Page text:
Albedo Aptica Loudspeakers
In a large, superbly designed and printed book titled The Absolute Sound's Illustrated History of High-End Audio dedicated to loudspeakers, we will not find a single word on the company Albedo (Robert Harley and others, The Absolute Sound's Illustrated History of High-End Audio, Austin 2013). And it's no wonder—among the distinguished pioneers and veterans of the loudspeaker industry like Altec/Lansing, JBL, Quad, Spendor, KEF or Bowers&Wilkins and new, but heavily advertised and already well-known manufacturers, there seems to be no room for such a young (referring to the veterans) and "low-profile" (with a nod towards heavy promotion) company.
In the early 1990s, two people, Massimo Costa, editor in chief of the Italian audio DIY magazine Costruire Hi-Fi, and Giuseppe Pucacco, with a PhD in Physics from the University of Rome, joined their forces to explore the mysteries of the transmission line speaker enclosure. The fruit of their cooperation were mathematical rules describing this type of driver loading. Tangible result of these calculations was a proprietary simulation software that allows a very accurate prediction of the behavior of any transmission line. The basic design premise has been further expanded by adapting another important solution from the field of acoustics, namely the Helmholtz resonator, used to control the spectral components of transmission line emission (in the frequency domain). Albedo calls this solution Helmholine.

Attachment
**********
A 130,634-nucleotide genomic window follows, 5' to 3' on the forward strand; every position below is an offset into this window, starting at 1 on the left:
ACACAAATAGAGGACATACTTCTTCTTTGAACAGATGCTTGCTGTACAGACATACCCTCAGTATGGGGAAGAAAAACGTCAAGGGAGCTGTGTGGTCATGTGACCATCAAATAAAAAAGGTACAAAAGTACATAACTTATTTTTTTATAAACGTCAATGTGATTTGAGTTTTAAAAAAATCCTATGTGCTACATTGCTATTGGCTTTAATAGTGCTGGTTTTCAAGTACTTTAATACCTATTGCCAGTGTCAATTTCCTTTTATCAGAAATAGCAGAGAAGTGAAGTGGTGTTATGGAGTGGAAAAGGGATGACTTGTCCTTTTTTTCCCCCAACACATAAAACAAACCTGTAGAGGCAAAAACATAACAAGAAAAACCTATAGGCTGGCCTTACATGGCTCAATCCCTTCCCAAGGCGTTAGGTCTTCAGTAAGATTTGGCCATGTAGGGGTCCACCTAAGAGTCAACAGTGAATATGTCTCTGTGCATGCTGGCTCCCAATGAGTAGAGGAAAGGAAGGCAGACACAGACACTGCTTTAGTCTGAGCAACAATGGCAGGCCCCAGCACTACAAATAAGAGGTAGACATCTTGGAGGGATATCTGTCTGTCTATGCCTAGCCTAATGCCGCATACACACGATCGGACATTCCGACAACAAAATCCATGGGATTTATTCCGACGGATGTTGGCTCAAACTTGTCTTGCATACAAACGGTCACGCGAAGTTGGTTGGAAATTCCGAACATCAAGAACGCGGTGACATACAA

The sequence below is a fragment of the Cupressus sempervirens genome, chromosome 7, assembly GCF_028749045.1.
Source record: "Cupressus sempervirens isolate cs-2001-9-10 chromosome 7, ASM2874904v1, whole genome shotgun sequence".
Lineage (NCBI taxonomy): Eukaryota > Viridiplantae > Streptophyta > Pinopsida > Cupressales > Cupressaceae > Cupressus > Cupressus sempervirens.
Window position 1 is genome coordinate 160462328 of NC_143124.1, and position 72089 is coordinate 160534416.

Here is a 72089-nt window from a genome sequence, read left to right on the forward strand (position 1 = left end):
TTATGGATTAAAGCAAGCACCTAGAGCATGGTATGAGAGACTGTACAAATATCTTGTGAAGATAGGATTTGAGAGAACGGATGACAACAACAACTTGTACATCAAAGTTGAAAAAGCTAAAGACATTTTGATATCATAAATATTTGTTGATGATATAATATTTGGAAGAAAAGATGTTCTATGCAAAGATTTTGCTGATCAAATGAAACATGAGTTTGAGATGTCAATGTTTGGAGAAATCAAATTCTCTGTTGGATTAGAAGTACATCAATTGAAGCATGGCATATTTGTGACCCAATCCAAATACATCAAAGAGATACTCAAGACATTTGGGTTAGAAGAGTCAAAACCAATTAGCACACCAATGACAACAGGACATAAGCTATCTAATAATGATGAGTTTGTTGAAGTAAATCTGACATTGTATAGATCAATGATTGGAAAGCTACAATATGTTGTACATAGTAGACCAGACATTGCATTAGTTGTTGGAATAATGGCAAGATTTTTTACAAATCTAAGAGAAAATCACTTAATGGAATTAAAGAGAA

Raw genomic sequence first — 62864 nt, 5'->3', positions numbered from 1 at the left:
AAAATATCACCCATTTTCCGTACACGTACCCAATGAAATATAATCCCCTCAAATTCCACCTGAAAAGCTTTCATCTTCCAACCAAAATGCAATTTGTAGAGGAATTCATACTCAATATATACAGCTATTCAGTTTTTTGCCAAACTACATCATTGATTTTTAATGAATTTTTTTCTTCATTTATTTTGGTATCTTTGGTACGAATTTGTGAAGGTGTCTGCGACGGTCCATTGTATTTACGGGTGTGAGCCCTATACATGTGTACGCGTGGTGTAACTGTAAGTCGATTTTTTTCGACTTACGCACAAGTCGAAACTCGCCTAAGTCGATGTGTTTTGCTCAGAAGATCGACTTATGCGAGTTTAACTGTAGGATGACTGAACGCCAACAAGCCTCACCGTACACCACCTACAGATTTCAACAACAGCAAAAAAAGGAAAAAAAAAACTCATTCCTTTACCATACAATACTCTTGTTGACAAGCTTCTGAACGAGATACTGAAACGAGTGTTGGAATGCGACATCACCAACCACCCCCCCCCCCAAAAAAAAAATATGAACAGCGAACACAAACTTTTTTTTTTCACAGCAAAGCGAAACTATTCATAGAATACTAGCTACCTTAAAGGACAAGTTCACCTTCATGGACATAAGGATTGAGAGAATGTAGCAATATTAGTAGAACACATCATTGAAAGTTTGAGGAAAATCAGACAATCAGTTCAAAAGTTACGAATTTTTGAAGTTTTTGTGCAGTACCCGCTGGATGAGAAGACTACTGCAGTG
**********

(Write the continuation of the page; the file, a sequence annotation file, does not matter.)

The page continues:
The transmission line and Helmholtz resonator are the two basic characteristics that are the basis of all the three Albedo models—the HL2.2, the Aptica under review and the flagship Axcentia. Of course, the transmission line is not a new thing in audio. Once very popular, it is still used by many manufacturers, such as PCM and Castle. It is Albedo, however, that bears the palm when it comes to systematic research on this technology.
But this is not the only characteristic thing for this Italian company. The other one concerns the drivers used in its speaker designs. And the Absolute Sound's book (which I highly recommend!) dedicates a whole chapter to them, titled Ceramic Drivers and written by Jonathan Valin. Albedo, like other great manufacturers including Avalon Acoustic, Isophon, Kharma, Marten, Estelon and Tidal, use ceramic drivers from the German company Accuton.
In 1984, Bernhard Thiel, an engineer at Backes & Müller in Germany, discovered a way to produce extremely thin layer of hard material called alumina, a crystalline form of aluminum oxide, which is found in nature as sapphire. He also managed to form it into the shape of a driver cone. This is done by burning the component at 2200° C and cooling it down properly. While these first fully ceramic cones had very good internal damping, they showed lots of high Q-factor resonance. To prevent this, Thiel used a laser to cut out holes in the cones and filled them with Sorbothane.